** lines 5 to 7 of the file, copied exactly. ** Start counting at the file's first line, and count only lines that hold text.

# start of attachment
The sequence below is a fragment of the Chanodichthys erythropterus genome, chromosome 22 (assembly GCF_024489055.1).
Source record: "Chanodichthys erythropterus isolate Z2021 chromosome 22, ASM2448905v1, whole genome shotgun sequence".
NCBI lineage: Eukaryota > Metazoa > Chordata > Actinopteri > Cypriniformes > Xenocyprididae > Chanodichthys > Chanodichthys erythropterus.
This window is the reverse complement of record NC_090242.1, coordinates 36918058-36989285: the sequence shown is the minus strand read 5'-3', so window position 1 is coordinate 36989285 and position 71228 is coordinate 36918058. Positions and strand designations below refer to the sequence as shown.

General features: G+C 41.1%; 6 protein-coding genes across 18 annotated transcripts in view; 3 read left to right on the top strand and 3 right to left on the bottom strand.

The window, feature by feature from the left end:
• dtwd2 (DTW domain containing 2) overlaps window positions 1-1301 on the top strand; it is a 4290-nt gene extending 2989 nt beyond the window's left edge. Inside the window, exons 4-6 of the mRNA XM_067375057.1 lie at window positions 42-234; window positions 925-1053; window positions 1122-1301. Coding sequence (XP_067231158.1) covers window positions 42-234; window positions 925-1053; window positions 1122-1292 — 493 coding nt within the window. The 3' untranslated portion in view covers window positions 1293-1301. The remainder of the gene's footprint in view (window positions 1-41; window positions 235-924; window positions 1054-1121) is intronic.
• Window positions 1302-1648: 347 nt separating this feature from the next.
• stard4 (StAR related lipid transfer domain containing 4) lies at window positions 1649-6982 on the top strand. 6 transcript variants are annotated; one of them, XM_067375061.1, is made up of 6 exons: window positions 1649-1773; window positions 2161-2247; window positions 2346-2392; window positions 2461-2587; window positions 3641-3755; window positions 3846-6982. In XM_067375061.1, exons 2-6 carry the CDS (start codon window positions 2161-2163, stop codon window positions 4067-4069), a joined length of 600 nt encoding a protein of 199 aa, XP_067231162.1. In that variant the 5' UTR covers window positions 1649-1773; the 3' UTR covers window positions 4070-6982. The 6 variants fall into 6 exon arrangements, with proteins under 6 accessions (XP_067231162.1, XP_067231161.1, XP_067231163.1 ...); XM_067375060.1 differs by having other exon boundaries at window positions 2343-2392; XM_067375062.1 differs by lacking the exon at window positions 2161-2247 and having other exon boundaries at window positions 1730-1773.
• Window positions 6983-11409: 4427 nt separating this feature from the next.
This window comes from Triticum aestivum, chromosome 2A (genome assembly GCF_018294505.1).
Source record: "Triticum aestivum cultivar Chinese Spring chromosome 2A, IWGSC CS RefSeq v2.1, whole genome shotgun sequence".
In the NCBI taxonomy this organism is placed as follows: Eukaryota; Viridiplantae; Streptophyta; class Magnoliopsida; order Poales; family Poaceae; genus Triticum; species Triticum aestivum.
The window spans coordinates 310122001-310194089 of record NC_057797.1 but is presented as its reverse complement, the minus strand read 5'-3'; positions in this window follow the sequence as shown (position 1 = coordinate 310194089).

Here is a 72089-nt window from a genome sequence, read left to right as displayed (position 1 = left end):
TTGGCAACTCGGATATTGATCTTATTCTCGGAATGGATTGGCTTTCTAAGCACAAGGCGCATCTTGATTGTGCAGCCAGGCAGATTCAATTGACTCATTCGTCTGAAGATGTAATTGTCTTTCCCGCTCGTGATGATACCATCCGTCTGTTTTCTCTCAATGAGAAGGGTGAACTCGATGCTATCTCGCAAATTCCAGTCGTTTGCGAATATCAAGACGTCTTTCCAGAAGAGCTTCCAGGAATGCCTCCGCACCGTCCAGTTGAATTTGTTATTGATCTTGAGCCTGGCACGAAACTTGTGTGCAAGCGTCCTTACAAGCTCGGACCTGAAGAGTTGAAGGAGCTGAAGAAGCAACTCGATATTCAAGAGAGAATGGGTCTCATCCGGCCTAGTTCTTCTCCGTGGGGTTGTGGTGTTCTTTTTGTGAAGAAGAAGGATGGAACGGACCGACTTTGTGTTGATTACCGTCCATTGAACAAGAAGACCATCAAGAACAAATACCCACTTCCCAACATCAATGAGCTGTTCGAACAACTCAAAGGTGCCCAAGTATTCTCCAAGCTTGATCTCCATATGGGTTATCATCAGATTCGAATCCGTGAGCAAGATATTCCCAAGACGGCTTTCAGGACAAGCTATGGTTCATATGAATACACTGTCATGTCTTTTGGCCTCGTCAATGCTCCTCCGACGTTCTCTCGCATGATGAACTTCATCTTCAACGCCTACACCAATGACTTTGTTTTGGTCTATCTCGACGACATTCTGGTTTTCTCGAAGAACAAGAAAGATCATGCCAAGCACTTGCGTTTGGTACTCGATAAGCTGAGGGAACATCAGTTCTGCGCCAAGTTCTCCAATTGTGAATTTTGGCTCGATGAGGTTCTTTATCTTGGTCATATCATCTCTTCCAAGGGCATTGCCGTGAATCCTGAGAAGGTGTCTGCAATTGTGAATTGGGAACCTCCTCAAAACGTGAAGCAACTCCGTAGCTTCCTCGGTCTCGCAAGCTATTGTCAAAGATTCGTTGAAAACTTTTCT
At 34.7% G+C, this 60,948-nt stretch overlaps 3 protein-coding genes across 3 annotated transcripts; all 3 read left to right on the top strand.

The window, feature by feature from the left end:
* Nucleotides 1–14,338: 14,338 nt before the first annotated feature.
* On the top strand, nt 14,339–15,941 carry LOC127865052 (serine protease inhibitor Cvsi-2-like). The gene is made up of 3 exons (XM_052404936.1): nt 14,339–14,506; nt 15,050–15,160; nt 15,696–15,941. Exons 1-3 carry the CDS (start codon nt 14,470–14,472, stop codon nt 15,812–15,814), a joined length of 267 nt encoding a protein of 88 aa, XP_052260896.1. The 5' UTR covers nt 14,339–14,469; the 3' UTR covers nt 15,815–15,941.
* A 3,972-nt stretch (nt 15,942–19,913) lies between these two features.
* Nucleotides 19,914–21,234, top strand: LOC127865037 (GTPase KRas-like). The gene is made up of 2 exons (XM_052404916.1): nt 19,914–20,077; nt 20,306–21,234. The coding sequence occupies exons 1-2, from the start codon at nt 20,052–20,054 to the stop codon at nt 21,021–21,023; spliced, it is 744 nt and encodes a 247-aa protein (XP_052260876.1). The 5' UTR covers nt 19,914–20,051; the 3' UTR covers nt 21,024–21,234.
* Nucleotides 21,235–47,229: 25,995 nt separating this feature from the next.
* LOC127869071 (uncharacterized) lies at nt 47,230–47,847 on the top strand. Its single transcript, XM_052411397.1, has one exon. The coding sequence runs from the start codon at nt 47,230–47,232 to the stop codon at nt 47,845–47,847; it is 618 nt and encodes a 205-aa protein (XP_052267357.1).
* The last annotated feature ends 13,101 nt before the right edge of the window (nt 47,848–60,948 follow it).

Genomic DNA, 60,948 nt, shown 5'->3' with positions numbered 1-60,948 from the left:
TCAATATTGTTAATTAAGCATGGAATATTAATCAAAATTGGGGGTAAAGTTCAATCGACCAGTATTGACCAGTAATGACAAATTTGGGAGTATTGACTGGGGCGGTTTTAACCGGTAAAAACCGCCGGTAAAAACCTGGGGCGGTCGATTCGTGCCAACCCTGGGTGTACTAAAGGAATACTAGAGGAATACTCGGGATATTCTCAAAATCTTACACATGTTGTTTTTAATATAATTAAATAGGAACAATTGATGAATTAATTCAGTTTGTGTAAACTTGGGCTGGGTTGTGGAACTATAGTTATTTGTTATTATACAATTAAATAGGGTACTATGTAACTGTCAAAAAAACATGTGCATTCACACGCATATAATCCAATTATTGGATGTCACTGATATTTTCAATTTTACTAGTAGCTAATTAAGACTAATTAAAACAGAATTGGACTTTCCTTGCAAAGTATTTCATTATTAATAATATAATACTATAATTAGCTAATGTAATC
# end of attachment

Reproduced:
General features: G+C 41.1%; 6 protein-coding genes across 18 annotated transcripts in view; 3 read left to right on the top strand and 3 right to left on the bottom strand.

The window, feature by feature from the left end:
• dtwd2 (DTW domain containing 2) overlaps window positions 1-1301 on the top strand; it is a 4290-nt gene extending 2989 nt beyond the window's left edge. Inside the window, exons 4-6 of the mRNA XM_067375057.1 lie at window positions 42-234; window positions 925-1053; window positions 1122-1301. Coding sequence (XP_067231158.1) covers window positions 42-234; window positions 925-1053; window positions 1122-1292 — 493 coding nt within the window. The 3' untranslated portion in view covers window positions 1293-1301. The remainder of the gene's footprint in view (window positions 1-41; window positions 235-924; window positions 1054-1121) is intronic.